env = UnityToGymWrapper(unity_env, uint8_visual=True)
            env = Monitor(env, logger.get_dir() and os.path.join(logger.get_dir(), str(rank)))
            return env
        return _thunk
    if visual:
        return SubprocVecEnv([make_env(i + start_index) for i in range(num_env)])
        rank = MPI.COMM_WORLD.Get_rank() if MPI else 0
        return DummyVecEnv([make_env(rank, use_visual=False)])

def main():
    env = make_unity_env(<path-to-environment>, 4, True)

if __name__ == '__main__':

Run Google Dopamine Algorithms

Google provides a framework Dopamine, and implementations of algorithms, e.g. DQN, Rainbow, and the C51 variant of Rainbow. Using the Gym wrapper, we can run Unity environments using Dopamine.

First, after installing the Gym wrapper, clone the Dopamine repository.

git clone https://github.com/google/dopamine

Then, follow the appropriate install instructions as specified on Dopamine's homepage. Note that the Dopamine guide specifies using a virtualenv. If you choose to do so, make sure your unity_env package is also installed within the same virtualenv as Dopamine.

Adapting Dopamine's Scripts

First, open dopamine/atari/run_experiment.py. Alternatively, copy the entire atari folder, and name it something else (e.g. unity). If you choose the copy approach, be sure to change the package names in the import statements in train.py to your new directory.

Within run_experiment.py, we will need to make changes to which environment is instantiated, just as in the Baselines example. At the top of the file, insert

from mlagents_envs.environment import UnityEnvironment
from gym_unity.envs import UnityToGymWrapper

to import the Gym Wrapper. Navigate to the create_atari_environment method in the same file, and switch to instantiating a Unity environment by replacing the method with the following code.

    game_version = 'v0' if sticky_actions else 'v4'
    full_game_name = '{}NoFrameskip-{}'.format(game_name, game_version)
    unity_env = UnityEnvironment(<path-to-environment>)
    env = UnityToGymWrapper(unity_env, uint8_visual=True)
    return env

<path-to-environment> is the path to your built Unity executable. For more information on building Unity environments, see here, and note the Limitations section below.

Note that we are not using the preprocessor from Dopamine, as it uses many Atari-specific calls. Furthermore, frame-skipping can be done from within Unity, rather than on the Python side.


Since Dopamine is designed around variants of DQN, it is only compatible with discrete action spaces, and specifically the Discrete Gym space. For environments that use branched discrete action spaces, you can enable the flatten_branched parameter in UnityToGymWrapper, which treats each combination of branched actions as separate actions.

Furthermore, when building your environments, ensure that your Agent is using visual observations with greyscale enabled, and that the dimensions of the visual observations is 84 by 84 (matches the parameter found in dqn_agent.py and rainbow_agent.py). Dopamine's agents currently do not automatically adapt to the observation dimensions or number of channels.


The hyperparameters provided by Dopamine are tailored to the Atari games, and you will likely need to adjust them for ML-Agents environments. Here is a sample dopamine/agents/rainbow/configs/rainbow.gin file that is known to work with a simple GridWorld.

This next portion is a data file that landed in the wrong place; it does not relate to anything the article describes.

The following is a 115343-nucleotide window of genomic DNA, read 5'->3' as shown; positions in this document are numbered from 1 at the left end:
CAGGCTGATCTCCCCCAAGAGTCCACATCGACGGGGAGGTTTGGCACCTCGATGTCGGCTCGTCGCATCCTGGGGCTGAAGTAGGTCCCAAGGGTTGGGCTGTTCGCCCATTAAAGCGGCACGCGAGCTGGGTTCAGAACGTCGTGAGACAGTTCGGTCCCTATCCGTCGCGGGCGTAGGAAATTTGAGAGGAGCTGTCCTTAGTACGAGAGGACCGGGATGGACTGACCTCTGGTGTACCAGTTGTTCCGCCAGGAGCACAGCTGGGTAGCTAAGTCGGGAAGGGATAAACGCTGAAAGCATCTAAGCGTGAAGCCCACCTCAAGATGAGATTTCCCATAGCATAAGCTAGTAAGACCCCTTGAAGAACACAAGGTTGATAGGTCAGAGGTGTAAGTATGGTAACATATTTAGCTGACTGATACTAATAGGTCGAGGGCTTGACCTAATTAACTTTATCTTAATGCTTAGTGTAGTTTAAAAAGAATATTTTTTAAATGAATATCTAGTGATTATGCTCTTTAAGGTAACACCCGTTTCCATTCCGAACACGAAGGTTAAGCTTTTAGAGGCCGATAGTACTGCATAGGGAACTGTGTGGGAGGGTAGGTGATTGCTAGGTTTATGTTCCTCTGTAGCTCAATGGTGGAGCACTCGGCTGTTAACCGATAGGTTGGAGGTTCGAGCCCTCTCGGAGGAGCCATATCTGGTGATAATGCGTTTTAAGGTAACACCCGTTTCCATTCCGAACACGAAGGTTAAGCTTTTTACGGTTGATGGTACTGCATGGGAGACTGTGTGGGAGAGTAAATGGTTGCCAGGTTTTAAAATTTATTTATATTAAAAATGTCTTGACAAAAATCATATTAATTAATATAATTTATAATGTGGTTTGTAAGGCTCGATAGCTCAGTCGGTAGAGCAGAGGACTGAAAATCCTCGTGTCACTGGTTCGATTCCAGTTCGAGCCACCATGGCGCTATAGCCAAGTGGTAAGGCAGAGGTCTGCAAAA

import dopamine.agents.rainbow.rainbow_agent
import dopamine.unity.run_experiment
import dopamine.replay_memory.prioritized_replay_buffer
import gin.tf.external_configurables

RainbowAgent.num_atoms = 51
RainbowAgent.stack_size = 1
RainbowAgent.vmax = 10.
RainbowAgent.gamma = 0.99
RainbowAgent.update_horizon = 3
RainbowAgent.min_replay_history = 20000  # agent steps
RainbowAgent.update_period = 5
RainbowAgent.target_update_period = 50  # agent steps
RainbowAgent.epsilon_train = 0.1
RainbowAgent.epsilon_eval = 0.01
RainbowAgent.epsilon_decay_period = 50000  # agent steps
RainbowAgent.replay_scheme = 'prioritized'
RainbowAgent.tf_device = '/cpu:0'  # use '/cpu:*' for non-GPU version
RainbowAgent.optimizer = @tf.train.AdamOptimizer()

tf.train.AdamOptimizer.learning_rate = 0.00025
tf.train.AdamOptimizer.epsilon = 0.0003125

Runner.game_name = "Unity" # any name can be used here
Runner.sticky_actions = False
Runner.num_iterations = 200
Runner.training_steps = 10000  # agent steps
Runner.evaluation_steps = 500  # agent steps
Runner.max_steps_per_episode = 27000  # agent steps

WrappedPrioritizedReplayBuffer.replay_capacity = 1000000
WrappedPrioritizedReplayBuffer.batch_size = 32

This example assumed you copied atari to a separate folder named unity. Replace unity in import dopamine.unity.run_experiment with the folder you copied your run_experiment.py and trainer.py files to. If you directly modified the existing files, then use atari here.

Starting a Run

You can now run Dopamine as you would normally:

python -um dopamine.unity.train \
  --agent_name=rainbow \
  --base_dir=/tmp/dopamine \

Again, we assume that you've copied atari into a separate folder. Remember to replace unity with the directory you copied your files into. If you edited the Atari files directly, this should be atari.

Example: GridWorld

As a baseline, here are rewards over time for the three algorithms provided with Dopamine as run on the GridWorld example environment. All Dopamine (DQN, Rainbow, C51) runs were done with the same epsilon, epsilon decay, replay history, training steps, and buffer settings as specified above. Note that the first 20000 steps are used to pre-fill the training buffer, and no learning happens.

We provide results from our PPO implementation and the DQN from Baselines as reference. Note that all runs used the same greyscale GridWorld as Dopamine. For PPO, num_layers was set to 2, and all other hyperparameters are the default for GridWorld in config/ppo/GridWorld.yaml. For Baselines DQN, the provided hyperparameters in the previous section are used. Note that Baselines implements certain features (e.g. dueling-Q) that are not enabled in Dopamine DQN.

Dopamine on GridWorld